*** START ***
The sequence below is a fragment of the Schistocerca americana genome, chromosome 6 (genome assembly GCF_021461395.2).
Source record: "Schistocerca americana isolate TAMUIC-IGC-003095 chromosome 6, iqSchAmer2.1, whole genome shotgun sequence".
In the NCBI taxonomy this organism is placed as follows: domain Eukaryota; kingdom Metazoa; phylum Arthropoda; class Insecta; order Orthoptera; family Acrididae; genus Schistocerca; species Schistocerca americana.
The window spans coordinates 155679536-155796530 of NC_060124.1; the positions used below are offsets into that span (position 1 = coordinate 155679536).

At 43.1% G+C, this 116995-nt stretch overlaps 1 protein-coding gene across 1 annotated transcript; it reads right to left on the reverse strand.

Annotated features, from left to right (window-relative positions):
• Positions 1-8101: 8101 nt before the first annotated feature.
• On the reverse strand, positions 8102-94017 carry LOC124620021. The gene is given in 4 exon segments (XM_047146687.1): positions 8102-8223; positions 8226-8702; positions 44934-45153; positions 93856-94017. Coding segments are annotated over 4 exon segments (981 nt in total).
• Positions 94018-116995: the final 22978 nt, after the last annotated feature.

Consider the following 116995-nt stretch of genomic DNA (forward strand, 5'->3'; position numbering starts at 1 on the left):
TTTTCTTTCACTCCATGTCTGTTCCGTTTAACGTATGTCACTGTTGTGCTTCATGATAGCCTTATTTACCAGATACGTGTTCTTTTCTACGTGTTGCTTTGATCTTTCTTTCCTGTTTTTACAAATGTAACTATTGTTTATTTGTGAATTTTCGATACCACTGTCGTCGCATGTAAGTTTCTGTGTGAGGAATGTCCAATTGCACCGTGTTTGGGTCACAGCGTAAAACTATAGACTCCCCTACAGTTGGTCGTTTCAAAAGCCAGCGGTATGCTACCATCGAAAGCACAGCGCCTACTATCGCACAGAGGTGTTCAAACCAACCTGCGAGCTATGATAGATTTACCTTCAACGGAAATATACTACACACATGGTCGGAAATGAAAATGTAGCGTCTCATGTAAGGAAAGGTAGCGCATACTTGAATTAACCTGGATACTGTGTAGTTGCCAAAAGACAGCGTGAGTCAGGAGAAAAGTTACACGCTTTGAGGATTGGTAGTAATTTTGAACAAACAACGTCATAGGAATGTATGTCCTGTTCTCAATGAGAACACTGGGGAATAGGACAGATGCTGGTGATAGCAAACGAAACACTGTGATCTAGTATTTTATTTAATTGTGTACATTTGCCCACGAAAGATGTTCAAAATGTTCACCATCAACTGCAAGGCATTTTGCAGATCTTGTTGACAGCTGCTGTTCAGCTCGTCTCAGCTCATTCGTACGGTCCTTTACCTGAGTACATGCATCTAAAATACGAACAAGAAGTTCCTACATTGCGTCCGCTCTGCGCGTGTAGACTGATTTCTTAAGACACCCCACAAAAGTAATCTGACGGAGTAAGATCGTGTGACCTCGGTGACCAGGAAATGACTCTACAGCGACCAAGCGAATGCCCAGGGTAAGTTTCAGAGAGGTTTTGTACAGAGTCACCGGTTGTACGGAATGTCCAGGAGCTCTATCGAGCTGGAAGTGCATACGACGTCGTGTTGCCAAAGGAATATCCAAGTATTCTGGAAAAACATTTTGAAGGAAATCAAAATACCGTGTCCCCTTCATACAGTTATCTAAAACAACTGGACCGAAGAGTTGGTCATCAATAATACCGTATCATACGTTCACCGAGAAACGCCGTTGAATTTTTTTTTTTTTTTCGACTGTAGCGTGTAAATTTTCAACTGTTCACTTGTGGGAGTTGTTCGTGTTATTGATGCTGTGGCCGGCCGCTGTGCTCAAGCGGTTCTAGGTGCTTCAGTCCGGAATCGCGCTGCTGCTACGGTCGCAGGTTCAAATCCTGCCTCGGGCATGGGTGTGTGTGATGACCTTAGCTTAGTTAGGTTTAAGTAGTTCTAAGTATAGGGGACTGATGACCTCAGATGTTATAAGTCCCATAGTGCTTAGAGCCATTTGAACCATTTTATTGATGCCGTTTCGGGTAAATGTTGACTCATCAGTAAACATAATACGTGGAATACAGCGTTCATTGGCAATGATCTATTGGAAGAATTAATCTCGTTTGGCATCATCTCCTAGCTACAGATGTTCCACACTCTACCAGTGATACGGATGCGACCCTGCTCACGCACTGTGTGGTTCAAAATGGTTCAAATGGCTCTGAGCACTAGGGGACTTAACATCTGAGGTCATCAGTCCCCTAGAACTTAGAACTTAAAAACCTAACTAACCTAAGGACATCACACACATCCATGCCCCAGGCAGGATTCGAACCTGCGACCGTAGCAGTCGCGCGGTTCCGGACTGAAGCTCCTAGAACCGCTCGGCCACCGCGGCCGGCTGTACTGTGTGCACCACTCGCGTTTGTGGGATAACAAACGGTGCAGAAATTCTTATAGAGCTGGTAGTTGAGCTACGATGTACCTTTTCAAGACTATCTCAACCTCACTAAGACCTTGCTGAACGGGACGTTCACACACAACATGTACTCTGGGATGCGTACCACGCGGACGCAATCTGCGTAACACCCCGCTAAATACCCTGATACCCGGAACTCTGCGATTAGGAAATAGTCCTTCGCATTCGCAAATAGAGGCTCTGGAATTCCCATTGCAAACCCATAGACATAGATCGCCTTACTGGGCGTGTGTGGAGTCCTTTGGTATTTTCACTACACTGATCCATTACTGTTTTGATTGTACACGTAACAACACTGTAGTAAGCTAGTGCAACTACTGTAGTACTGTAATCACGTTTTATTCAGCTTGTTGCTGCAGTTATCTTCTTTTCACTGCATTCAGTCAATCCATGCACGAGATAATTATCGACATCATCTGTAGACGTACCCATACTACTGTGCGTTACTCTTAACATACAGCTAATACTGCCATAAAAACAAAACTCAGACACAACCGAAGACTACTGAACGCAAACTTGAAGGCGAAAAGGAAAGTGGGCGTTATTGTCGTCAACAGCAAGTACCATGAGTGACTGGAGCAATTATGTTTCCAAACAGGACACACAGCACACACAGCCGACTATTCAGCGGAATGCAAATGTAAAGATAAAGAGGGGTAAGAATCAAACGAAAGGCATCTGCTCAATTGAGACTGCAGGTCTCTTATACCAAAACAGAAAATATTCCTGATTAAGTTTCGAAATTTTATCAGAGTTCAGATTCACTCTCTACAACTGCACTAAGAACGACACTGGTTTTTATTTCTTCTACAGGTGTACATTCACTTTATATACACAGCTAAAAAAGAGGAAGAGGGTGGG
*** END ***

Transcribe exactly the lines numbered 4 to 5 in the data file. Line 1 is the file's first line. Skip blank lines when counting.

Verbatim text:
The window spans coordinates 155679536-155796530 of NC_060124.1; the positions used below are offsets into that span (position 1 = coordinate 155679536).

At 43.1% G+C, this 116995-nt stretch overlaps 1 protein-coding gene across 1 annotated transcript; it reads right to left on the reverse strand.